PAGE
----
Beginning in the 1950s, developers started quarrying the area for “rock base,” a mixture of gravel, sand, and crushed stone used in roads and construction. The material went into freeways, buildings, bridge abutments (including the San Mateo–Hayward bridge), and parts of the San Francisco and Oakland airports, among other projects. From the 1950s through 2007, a total of about 15 million cubic yards of material was quarried, transforming the original 190-foot-high hill into a pit that measured roughly 960,000 square feet and reached 310 feet below mean sea level. It was the lowest elevation point in North America at the time.

Remember, they are an exotic species in the Western United States, and are rapidly increasing their geographic range and range of habitats. Are they outcompeting or excluding native species in the process? How would we know? We have done almost nothing to monitor changes in the assemblage of mushroom species in areas before and and after the incursion of death caps.

Know Before You Go

» For fees and to book campground reservations, visit the East Bay Regional Parks web page.

» The campground is exposed, so be prepared for wind and sun.

» Currently, three unpaved tent-only sites have water access and 60 paved sites include hookups for water, sewage, and electricity. More camping sites are planned for phase 2.

In 1977, Dumbarton Quarry Associates (DQA), a division of DeSilva Gates Construction, took over the quarry and filed a reclamation plan. The City of Fremont granted a 30-year extension on the permit, which expired in 2007 and led to the quarry’s closure. At first, the reclamation plan consisted of converting the quarry into a lake, but after several iterations they settled on turning the surrounding area of the quarry into a regional park and campground and the quarry hole into a lake. In collaboration with EBRPD, the company began working on that plan in the 1990s. However, there was one problem—nobody could figure out a source for the lake’s fresh water.

In 2012, EBRPD and DQA revised the plan. This time, they decided the quarry hole would be filled to create a meadow. But that plan also proved problematic; the fill material settles over time. And despite efforts to do what’s called dynamic compaction—a ground improvement technique that densifies soils and fill materials by using a drop weight—the meadow would continue to settle over years and could potentially become, again, a hole.

To resolve the issue of settlement, EBRPD and DQA scrapped the meadow idea and agreed in 2016 on a partial re-creation of the original ridgeline, which would involve not only filling the rest of the quarry hole but adding material on top to build a large hill, situated between the Bay and the campground. Finalized in 2017, this plan has stuck.

Developers managed to fill the quarry hole to the surface in 2018 and have been adding material ever since to re-create the ridgeline hill. They expect to finish this second phase of the project within the next few years; the property will then include an additional 28 campsites, along with space for cabins, yurts, and safari tents. At that point, the entire campground will span 90 acres.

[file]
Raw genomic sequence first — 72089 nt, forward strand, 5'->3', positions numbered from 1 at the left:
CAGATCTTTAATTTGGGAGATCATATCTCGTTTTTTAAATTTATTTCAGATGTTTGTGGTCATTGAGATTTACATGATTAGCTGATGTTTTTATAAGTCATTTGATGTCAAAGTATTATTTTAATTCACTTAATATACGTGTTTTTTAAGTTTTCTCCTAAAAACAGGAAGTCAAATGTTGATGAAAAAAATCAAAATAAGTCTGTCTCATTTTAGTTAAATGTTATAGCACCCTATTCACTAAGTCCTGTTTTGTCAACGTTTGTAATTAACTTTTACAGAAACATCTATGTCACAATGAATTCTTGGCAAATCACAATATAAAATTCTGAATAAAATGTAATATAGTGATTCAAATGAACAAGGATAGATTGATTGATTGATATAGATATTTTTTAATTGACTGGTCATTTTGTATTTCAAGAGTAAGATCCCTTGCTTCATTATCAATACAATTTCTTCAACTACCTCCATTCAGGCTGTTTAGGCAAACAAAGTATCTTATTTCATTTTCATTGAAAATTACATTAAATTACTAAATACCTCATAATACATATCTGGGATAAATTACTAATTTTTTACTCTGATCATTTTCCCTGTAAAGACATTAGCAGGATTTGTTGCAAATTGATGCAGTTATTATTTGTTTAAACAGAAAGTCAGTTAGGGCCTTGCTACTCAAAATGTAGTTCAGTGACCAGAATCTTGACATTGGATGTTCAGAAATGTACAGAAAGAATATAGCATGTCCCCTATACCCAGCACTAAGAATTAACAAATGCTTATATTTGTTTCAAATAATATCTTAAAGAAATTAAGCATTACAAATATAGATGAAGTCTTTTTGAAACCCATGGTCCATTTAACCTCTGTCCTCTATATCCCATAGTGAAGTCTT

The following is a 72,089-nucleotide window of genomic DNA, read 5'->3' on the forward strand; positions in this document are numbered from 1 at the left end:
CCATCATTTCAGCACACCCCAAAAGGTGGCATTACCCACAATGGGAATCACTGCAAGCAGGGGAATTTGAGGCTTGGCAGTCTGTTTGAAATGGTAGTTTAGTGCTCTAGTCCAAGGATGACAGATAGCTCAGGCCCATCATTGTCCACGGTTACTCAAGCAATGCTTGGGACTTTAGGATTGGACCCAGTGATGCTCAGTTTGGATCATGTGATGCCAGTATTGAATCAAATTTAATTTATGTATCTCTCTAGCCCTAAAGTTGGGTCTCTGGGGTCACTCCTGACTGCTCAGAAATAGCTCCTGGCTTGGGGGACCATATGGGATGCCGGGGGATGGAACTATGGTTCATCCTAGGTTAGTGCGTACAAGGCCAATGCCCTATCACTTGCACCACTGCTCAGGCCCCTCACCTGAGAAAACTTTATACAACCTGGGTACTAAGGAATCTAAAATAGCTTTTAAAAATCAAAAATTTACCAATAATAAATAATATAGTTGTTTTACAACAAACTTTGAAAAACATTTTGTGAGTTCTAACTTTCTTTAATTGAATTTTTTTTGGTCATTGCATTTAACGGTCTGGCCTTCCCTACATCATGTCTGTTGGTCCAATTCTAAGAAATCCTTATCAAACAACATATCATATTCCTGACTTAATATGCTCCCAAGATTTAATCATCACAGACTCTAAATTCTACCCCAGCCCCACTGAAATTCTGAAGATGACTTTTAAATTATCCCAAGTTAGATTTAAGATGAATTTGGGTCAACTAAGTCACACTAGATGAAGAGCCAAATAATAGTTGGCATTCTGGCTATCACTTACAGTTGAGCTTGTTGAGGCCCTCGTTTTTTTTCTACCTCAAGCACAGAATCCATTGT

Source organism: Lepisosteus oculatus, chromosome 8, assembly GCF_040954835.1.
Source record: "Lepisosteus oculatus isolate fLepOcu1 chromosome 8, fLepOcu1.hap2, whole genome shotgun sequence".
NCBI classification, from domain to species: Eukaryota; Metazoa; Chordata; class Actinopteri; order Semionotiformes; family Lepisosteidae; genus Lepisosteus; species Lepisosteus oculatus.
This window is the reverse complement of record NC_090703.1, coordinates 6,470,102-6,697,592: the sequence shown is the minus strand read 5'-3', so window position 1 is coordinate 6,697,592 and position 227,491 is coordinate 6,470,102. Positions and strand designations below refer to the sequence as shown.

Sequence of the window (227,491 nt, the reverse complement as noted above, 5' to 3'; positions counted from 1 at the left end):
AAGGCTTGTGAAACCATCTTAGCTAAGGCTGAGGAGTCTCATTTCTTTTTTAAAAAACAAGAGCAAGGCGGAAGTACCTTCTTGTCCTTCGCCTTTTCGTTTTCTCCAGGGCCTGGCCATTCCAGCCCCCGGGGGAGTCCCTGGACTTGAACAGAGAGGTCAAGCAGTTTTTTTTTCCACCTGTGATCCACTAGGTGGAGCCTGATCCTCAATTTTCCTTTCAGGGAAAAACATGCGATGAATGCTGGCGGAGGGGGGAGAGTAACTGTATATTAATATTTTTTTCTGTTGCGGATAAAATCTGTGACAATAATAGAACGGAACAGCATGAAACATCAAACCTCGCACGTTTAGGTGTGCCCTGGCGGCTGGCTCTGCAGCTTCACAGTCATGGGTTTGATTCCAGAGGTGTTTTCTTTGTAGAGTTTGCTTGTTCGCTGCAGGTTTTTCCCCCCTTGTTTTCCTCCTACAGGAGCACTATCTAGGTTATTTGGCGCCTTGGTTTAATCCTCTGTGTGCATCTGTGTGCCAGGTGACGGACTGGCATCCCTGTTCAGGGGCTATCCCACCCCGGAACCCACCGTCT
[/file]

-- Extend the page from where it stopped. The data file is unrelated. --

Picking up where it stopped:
Not many areas like Dumbarton Quarry become campgrounds. As O’Connor points out, most Bay Area quarries are now housing developments. “The unique aspect of this project is that it converted the quarry into a regional park to serve the Bay Area and beyond,” he says. “It’s one of only a handful of public campgrounds on San Francisco Bay.” 

For me the quarry’s development story alone was interesting enough to make a visit. Huge events, huge history, have taken place within this relatively small patch of land—its beginnings as a home to Indigenous peoples, the forceful removal of those peoples, the gutting of the land for construction of Bay Area infrastructure, the repurposing of the land as an attraction— together embody a social and geological tale of the Bay Area itself. “Knowing” this history is in itself a form of “experiencing” the campground. 

Also hard to see but knowable is the stuff the site is made of. And as I soon found out, the campground’s physical composition provides a window into the Bay Area’s geologic past.

Dumbarton Quarry Campground
Just two months after opening, the Dumbarton Quarry Campground in October 2021. (Photo by Janet Norris)

The Campground by the Bay

After settling in at Dumbarton Quarry, I head to a large hill on the campground’s northwestern end to meet with Christopher Sulots, the supervising naturalist for Coyote Hills Regional Park, and Ashley Adams, a naturalist at Black Diamond Mines. When I arrive, Chris and Ashley are sifting through rocks. They tell me about the hill we’re standing on. “There’s a little bit of a peak there,” says Chris, pointing at a small hill on the south end of the campground. “Connecting that side to the base of the hill on this side here”—he points below us—“that would have been the original footprint of the quarry hole.” In other words, we are standing on the 50-foot hill on top of the former quarry hole.